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Franz Kafka and the Poetry of Risk Insurance

Franz Kafka and the Poetry of Risk Insurance
1 Devonshire Place, Room 208N, Munk School of Global Affairs
Time: Dec 1st, 4:00 pm End: Dec 1st, 6:00 pm
Interest Categories: Slavic Studies (FAS), German (FAS), Comparative Literature (FAS), 2000-
Talk by Stanley Corngold, Princeton University

The Centre for European, Russian, and Eurasian Studies and the Joint Initiative for German and European Studies presents

Franz Kafka and the Poetry of Risk Insurance

Kafka's stories allude to his culture with a fullness that is astonishing when one considers their economy of form. This work of allusion, a sort of movement through the cultural vehicles or media of his time, conforms to several logics. One such logic-the logic of risk insurance-comes from Kafka's daytime preoccupation with accident insurance. Between 1908 and 1922, Kafka, a Doctor of Laws, rose to a high-ranking position at the Workmen's Accident Insurance Institute for the Royal Imperial Kingdom of Austria-Hungary in Prague. Though ensconced in a semi-opaque bureaucracy, Kafka struggled to enforce compulsory universal accident insurance in the areas of construction, toy and textile manufacture, farms, and automobiles. Images from his work world, such as mutilation by machine, the perils of excavating in quarries while drunk, and the disappearance of the personal accident, penetrate such stories as "The Metamorphosis," The Trial, and "In the Penal Colony." This illustrated talk will discuss Kafka's life and literature, emphasizing Kafka's work world and his forms of thinking about risk.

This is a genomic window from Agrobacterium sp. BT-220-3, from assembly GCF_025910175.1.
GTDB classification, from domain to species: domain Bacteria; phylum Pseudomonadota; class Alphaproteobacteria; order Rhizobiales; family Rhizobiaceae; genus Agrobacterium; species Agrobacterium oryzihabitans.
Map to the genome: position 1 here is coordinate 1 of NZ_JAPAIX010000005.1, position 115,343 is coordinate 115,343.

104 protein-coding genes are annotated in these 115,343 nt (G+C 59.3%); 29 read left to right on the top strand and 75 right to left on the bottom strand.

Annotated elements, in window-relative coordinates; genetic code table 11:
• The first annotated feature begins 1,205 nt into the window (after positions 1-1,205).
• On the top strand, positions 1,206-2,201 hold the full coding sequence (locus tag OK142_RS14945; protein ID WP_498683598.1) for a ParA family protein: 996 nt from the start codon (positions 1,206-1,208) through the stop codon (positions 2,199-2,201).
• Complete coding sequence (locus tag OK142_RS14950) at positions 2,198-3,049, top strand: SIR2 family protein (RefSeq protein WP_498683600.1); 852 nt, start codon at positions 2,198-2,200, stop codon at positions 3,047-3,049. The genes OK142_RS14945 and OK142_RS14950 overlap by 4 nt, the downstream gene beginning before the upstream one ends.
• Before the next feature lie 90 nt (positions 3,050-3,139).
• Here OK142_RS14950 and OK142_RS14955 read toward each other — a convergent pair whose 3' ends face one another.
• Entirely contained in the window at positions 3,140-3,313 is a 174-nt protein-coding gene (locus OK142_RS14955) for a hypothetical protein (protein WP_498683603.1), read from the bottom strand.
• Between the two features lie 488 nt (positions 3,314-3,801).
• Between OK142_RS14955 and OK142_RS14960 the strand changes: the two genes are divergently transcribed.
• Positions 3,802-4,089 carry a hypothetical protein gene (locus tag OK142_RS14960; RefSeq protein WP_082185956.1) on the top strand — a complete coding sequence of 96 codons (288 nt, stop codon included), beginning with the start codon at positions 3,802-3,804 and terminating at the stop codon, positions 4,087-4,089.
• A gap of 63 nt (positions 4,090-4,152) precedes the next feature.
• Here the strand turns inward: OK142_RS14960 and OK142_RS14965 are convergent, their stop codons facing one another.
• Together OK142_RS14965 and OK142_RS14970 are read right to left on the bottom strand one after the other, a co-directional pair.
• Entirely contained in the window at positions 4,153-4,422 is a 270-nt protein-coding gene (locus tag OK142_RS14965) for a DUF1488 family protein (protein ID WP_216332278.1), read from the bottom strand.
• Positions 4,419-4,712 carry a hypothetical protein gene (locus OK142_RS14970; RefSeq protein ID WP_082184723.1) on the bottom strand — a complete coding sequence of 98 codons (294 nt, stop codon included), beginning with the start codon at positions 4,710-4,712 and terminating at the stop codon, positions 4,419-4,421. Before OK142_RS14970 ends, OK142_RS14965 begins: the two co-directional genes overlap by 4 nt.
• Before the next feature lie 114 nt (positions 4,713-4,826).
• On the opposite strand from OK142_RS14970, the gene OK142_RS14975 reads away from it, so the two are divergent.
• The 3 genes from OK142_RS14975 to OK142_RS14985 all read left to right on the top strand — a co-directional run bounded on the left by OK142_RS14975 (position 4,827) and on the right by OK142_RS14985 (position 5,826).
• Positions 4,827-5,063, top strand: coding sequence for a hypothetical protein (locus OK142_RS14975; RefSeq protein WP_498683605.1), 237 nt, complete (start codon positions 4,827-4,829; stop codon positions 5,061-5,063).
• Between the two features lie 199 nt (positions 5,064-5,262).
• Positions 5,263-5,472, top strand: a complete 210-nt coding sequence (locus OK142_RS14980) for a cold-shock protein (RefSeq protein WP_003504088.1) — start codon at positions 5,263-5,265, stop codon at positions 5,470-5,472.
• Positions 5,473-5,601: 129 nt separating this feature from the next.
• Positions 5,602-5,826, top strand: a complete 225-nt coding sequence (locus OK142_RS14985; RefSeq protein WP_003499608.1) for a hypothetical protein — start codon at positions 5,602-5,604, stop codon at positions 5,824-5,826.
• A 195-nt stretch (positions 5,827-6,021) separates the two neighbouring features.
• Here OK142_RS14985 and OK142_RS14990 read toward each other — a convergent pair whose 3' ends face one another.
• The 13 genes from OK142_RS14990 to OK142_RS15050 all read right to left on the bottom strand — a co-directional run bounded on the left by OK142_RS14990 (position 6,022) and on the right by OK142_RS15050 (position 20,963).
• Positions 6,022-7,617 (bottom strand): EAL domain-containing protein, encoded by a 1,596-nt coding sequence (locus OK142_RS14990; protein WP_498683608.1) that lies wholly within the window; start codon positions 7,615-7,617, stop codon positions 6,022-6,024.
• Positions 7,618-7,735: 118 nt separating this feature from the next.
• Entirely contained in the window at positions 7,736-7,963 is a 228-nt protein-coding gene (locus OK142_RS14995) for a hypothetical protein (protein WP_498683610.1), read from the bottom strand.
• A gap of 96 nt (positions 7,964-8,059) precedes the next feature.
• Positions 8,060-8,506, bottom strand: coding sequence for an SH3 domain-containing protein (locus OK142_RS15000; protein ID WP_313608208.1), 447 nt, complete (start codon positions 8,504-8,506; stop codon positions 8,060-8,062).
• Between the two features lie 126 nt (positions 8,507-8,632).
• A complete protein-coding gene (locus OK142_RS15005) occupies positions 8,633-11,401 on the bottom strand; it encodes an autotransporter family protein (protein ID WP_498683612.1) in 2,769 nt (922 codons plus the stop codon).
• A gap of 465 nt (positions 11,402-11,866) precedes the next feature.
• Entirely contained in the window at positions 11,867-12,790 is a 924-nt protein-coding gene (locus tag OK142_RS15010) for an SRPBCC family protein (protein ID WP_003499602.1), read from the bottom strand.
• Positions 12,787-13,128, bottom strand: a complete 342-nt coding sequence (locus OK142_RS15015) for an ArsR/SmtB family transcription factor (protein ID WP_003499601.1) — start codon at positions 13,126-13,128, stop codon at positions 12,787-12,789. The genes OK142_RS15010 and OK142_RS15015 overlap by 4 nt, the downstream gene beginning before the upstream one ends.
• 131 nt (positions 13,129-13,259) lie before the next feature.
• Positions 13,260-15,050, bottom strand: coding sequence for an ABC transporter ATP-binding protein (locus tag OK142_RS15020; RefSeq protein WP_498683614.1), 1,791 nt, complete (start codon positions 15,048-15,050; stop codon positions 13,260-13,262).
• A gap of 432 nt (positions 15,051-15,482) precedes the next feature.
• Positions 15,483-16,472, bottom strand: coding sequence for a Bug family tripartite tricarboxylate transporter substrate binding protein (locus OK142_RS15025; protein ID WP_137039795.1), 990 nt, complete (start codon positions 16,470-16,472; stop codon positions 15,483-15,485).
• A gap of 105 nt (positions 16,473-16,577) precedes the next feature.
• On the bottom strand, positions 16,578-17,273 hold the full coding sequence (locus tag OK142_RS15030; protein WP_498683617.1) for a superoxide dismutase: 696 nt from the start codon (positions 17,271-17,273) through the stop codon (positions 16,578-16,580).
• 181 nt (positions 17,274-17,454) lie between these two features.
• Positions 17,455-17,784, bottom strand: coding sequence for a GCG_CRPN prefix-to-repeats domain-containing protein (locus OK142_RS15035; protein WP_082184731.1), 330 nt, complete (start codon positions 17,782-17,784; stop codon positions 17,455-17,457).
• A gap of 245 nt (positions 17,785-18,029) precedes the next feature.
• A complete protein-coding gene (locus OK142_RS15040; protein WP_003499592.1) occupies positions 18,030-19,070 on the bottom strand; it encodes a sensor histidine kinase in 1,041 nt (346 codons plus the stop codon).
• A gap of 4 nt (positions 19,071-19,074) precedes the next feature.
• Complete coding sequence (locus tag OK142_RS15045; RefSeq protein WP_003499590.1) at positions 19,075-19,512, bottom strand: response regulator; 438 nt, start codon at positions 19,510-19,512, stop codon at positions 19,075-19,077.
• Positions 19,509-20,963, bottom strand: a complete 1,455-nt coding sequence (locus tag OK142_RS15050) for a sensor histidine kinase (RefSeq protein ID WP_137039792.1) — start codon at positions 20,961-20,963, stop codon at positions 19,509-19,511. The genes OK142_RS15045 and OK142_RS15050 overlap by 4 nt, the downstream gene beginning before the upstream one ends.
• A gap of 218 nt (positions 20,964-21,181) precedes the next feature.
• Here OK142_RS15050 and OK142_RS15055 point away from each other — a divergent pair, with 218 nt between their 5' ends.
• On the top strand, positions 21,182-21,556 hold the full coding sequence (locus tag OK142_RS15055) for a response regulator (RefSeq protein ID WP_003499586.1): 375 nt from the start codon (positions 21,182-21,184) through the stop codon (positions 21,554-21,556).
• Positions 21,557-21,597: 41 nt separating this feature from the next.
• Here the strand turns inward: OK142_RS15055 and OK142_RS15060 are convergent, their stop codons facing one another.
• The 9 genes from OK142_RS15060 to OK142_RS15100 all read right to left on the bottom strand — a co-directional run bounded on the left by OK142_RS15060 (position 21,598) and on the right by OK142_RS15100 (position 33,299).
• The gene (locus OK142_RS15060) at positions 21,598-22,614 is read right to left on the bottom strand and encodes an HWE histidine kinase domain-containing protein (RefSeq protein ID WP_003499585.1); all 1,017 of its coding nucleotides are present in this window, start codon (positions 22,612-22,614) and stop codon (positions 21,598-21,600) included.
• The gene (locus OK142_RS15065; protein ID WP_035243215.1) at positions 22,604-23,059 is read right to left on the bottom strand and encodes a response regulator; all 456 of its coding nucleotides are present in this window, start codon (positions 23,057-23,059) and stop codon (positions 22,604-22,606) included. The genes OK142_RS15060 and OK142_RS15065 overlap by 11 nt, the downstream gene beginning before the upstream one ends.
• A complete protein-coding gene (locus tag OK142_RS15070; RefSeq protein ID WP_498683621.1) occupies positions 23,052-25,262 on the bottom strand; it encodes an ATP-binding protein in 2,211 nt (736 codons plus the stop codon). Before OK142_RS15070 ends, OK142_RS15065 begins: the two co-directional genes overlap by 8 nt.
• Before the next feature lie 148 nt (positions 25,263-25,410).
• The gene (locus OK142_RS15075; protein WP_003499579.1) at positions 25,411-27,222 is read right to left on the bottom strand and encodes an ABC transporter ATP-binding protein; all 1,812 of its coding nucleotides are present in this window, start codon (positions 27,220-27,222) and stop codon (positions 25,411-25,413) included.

Stanley Corngold is Professor Emeritus of German and Comparative Literature at Princeton University. In 2009, with Benno Wagner and Jack Greenberg, he edited, with commentary, Franz Kafka: the Office Writings. In 2010, he published, with Benno Wagner, Franz Kafka: The Ghosts in the Machine and edited, with Ruth V. Gross, a collection of essays titled Kafka for the Twenty-first Century. Since then he has edited, with his translation, a Modern Library edition of Kafka's The Metamorphosis, translated Goethe's The Sufferings of Young Werther, and completed an intellectual biography of the philosopher Walter Kaufmann. He is a member of the American Academy of Arts and Sciences.

This event is free and open to all. Registration is not required. For further information, please contact Department of German

 


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